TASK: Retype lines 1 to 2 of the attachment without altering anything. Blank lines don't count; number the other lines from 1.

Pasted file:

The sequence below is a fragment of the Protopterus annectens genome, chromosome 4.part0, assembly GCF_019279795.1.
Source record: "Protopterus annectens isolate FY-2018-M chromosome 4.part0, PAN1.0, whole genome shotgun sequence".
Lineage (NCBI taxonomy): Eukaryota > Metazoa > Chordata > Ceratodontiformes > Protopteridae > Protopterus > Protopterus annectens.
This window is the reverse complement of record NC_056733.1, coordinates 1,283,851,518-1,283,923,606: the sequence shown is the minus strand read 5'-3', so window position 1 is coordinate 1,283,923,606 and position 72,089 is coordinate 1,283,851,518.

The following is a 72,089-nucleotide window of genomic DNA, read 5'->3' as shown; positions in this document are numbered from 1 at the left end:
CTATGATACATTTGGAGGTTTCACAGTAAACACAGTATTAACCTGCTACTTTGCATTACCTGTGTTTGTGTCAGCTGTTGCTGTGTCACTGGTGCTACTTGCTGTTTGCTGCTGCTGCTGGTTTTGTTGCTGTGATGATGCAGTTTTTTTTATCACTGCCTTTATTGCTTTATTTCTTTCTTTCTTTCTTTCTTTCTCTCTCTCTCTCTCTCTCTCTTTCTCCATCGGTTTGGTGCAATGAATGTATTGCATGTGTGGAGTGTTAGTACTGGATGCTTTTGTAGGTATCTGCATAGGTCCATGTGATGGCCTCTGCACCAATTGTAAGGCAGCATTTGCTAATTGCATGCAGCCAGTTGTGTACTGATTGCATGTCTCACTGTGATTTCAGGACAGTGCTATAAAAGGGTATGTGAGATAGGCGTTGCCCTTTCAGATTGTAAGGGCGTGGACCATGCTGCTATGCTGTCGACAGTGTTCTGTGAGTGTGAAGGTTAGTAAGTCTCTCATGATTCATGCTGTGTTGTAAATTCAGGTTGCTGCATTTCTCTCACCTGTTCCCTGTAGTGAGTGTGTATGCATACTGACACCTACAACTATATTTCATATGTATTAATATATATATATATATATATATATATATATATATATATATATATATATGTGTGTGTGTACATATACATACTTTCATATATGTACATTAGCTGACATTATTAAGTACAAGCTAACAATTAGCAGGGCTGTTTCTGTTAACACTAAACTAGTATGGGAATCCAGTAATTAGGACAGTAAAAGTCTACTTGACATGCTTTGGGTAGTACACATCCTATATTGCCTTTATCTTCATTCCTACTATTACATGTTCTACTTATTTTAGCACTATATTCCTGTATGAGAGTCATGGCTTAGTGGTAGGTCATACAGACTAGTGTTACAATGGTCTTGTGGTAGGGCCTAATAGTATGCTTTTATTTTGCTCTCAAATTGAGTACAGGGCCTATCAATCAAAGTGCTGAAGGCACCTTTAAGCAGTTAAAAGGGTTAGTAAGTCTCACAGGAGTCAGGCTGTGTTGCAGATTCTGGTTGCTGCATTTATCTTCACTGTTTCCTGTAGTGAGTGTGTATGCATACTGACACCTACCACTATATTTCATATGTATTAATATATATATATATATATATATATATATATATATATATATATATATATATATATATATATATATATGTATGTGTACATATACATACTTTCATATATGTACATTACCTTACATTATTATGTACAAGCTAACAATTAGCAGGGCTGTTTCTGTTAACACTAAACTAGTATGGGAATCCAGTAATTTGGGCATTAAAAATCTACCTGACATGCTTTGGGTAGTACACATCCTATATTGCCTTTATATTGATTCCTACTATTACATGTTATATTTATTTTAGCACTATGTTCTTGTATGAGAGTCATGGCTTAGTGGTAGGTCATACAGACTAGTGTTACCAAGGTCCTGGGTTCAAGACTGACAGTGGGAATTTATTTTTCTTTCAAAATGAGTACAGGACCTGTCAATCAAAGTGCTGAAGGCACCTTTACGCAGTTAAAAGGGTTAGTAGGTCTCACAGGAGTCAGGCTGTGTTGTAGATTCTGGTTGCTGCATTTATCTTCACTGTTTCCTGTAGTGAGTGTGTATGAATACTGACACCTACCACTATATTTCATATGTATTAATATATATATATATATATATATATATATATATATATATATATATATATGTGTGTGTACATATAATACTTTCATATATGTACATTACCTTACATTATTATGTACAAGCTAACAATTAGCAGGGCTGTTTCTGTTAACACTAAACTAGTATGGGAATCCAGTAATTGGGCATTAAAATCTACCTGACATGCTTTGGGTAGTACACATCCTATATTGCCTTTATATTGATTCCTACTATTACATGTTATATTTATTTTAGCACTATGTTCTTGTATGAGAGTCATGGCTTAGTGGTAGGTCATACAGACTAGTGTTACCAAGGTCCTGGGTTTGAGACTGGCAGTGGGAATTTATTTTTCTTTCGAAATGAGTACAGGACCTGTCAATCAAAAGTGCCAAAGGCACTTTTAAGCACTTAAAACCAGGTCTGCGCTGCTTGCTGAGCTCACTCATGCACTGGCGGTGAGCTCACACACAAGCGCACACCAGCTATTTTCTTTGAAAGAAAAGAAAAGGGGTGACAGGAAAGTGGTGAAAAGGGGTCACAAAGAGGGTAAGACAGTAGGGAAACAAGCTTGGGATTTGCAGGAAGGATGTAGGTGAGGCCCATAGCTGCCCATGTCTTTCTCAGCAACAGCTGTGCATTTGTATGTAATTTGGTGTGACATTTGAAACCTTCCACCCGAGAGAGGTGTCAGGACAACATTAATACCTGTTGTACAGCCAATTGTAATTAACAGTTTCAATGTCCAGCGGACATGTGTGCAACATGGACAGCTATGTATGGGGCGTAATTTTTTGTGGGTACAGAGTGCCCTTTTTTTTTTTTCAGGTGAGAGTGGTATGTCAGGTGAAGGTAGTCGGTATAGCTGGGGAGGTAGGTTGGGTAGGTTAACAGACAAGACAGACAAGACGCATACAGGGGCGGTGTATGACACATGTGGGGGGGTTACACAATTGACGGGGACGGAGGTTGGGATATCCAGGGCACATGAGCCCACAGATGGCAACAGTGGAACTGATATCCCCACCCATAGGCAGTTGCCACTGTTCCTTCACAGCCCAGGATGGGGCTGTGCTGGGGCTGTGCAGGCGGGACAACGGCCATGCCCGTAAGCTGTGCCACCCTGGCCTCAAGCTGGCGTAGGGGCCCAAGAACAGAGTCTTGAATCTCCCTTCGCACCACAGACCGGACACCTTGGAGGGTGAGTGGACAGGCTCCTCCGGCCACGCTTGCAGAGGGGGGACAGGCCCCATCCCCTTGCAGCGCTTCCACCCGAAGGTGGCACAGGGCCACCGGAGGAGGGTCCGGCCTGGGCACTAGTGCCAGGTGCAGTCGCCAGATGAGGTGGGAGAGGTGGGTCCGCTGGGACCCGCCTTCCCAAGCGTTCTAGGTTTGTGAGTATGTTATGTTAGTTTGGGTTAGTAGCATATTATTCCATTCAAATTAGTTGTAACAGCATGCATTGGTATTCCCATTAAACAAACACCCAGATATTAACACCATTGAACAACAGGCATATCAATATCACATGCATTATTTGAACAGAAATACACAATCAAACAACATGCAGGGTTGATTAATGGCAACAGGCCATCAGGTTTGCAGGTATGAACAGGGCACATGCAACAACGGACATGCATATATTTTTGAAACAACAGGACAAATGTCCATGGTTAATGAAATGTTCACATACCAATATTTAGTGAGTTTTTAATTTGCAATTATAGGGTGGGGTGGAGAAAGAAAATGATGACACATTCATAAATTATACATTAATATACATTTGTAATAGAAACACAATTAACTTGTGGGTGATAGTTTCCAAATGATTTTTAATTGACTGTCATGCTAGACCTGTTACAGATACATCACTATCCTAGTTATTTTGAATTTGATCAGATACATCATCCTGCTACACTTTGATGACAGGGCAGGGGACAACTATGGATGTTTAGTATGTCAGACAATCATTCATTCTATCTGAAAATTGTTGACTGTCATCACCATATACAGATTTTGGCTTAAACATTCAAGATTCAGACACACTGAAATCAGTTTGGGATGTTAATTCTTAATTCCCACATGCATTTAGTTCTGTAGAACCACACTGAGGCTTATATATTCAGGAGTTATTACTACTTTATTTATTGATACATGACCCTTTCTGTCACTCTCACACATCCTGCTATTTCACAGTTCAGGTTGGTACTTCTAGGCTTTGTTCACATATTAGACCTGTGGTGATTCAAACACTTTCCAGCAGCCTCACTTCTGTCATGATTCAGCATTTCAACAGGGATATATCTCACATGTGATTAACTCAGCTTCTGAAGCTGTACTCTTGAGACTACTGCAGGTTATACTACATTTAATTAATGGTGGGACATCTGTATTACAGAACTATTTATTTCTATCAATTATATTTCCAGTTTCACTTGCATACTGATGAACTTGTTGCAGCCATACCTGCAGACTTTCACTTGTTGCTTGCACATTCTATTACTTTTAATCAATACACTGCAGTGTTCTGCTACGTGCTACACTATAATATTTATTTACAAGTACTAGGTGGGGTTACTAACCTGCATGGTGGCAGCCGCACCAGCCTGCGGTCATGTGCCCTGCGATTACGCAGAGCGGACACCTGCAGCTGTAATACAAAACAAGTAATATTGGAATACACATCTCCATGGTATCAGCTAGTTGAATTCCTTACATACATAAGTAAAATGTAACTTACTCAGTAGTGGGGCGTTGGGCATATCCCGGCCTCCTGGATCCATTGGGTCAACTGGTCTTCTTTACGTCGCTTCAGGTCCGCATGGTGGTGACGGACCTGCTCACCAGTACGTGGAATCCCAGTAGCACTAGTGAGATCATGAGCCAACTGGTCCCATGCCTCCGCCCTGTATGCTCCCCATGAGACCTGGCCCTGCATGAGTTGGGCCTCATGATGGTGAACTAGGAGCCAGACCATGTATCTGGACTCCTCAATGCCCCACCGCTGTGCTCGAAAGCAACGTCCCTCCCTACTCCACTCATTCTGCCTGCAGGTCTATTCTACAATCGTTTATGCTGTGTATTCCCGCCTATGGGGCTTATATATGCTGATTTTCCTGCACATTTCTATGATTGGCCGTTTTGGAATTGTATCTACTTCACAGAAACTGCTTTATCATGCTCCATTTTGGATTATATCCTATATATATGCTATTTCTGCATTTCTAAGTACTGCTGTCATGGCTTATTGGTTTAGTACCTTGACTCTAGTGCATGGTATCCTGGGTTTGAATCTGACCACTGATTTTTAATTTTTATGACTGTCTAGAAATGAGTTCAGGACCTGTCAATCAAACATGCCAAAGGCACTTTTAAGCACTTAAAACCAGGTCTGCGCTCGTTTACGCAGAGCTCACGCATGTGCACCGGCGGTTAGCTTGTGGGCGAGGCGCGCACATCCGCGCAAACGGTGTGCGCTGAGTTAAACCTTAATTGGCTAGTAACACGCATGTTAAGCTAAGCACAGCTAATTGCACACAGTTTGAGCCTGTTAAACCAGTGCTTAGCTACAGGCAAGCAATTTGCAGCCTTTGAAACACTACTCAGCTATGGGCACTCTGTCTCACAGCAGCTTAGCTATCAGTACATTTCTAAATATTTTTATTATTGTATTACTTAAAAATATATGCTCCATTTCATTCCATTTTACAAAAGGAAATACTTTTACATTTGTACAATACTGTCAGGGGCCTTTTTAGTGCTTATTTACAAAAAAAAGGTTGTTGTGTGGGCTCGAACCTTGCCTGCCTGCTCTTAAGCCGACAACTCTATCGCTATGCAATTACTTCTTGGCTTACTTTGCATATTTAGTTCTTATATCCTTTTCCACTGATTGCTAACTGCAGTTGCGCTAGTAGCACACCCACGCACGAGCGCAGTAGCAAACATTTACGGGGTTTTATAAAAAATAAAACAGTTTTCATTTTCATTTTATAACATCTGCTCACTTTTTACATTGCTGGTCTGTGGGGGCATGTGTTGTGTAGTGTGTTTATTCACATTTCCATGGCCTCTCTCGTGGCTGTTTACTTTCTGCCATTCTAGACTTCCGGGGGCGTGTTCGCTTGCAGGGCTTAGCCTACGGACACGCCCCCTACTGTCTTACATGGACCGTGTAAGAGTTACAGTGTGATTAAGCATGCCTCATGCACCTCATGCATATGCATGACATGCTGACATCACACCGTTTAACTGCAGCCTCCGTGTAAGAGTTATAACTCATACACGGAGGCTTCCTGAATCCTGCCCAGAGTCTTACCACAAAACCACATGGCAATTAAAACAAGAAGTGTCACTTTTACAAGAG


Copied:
The sequence below is a fragment of the Protopterus annectens genome, chromosome 4.part0, assembly GCF_019279795.1.
Source record: "Protopterus annectens isolate FY-2018-M chromosome 4.part0, PAN1.0, whole genome shotgun sequence".